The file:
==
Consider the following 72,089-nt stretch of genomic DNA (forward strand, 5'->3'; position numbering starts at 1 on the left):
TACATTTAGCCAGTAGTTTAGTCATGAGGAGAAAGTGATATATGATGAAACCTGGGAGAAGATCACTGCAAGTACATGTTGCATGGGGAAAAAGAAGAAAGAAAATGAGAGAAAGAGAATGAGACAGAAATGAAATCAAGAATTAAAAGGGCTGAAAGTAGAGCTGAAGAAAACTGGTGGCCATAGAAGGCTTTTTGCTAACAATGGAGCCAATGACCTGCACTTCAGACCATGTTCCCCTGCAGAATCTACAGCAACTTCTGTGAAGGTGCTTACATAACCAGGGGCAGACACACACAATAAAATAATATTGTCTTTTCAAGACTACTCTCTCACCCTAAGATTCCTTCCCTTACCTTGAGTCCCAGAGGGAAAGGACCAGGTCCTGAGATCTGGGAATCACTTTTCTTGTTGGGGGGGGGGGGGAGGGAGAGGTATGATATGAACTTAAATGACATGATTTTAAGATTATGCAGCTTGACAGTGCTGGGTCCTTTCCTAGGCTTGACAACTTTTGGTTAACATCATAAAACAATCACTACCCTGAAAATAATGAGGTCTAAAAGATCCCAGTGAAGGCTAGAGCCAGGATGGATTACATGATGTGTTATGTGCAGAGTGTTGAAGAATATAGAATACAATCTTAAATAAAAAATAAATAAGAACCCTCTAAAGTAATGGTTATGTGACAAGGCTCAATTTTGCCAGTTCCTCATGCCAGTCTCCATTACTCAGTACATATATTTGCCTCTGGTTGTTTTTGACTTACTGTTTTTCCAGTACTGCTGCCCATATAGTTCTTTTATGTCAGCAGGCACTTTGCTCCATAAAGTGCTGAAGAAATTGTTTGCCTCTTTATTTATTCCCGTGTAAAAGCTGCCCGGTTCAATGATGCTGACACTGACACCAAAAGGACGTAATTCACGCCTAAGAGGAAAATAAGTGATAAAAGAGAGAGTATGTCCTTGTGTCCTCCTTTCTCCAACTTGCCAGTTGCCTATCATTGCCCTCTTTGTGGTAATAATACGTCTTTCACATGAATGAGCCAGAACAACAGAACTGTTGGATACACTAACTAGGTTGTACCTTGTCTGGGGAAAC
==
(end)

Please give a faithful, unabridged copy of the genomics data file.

Consider the following 72,089-nt stretch of genomic DNA (forward strand, 5'->3'; position numbering starts at 1 on the left):
TACATTTAGCCAGTAGTTTAGTCATGAGGAGAAAGTGATATATGATGAAACCTGGGAGAAGATCACTGCAAGTACATGTTGCATGGGGAAAAAGAAGAAAGAAAATGAGAGAAAGAGAATGAGACAGAAATGAAATCAAGAATTAAAAGGGCTGAAAGTAGAGCTGAAGAAAACTGGTGGCCATAGAAGGCTTTTTGCTAACAATGGAGCCAATGACCTGCACTTCAGACCATGTTCCCCTGCAGAATCTACAGCAACTTCTGTGAAGGTGCTTACATAACCAGGGGCAGACACACACAATAAAATAATATTGTCTTTTCAAGACTACTCTCTCACCCTAAGATTCCTTCCCTTACCTTGAGTCCCAGAGGGAAAGGACCAGGTCCTGAGATCTGGGAATCACTTTTCTTGTTGGGGGGGGGGGGGAGGGAGAGGTATGATATGAACTTAAATGACATGATTTTAAGATTATGCAGCTTGACAGTGCTGGGTCCTTTCCTAGGCTTGACAACTTTTGGTTAACATCATAAAACAATCACTACCCTGAAAATAATGAGGTCTAAAAGATCCCAGTGAAGGCTAGAGCCAGGATGGATTACATGATGTGTTATGTGCAGAGTGTTGAAGAATATAGAATACAATCTTAAATAAAAAATAAATAAGAACCCTCTAAAGTAATGGTTATGTGACAAGGCTCAATTTTGCCAGTTCCTCATGCCAGTCTCCATTACTCAGTACATATATTTGCCTCTGGTTGTTTTTGACTTACTGTTTTTCCAGTACTGCTGCCCATATAGTTCTTTTATGTCAGCAGGCACTTTGCTCCATAAAGTGCTGAAGAAATTGTTTGCCTCTTTATTTATTCCCGTGTAAAAGCTGCCCGGTTCAATGATGCTGACACTGACACCAAAAGGACGTAATTCACGCCTAAGAGGAAAATAAGTGATAAAAGAGAGAGTATGTCCTTGTGTCCTCCTTTCTCCAACTTGCCAGTTGCCTATCATTGCCCTCTTTGTGGTAATAATACGTCTTTCACATGAATGAGCCAGAACAACAGAACTGTTGGATACACTAACTAGGTTGTACCTTGTCTGGGGAAAC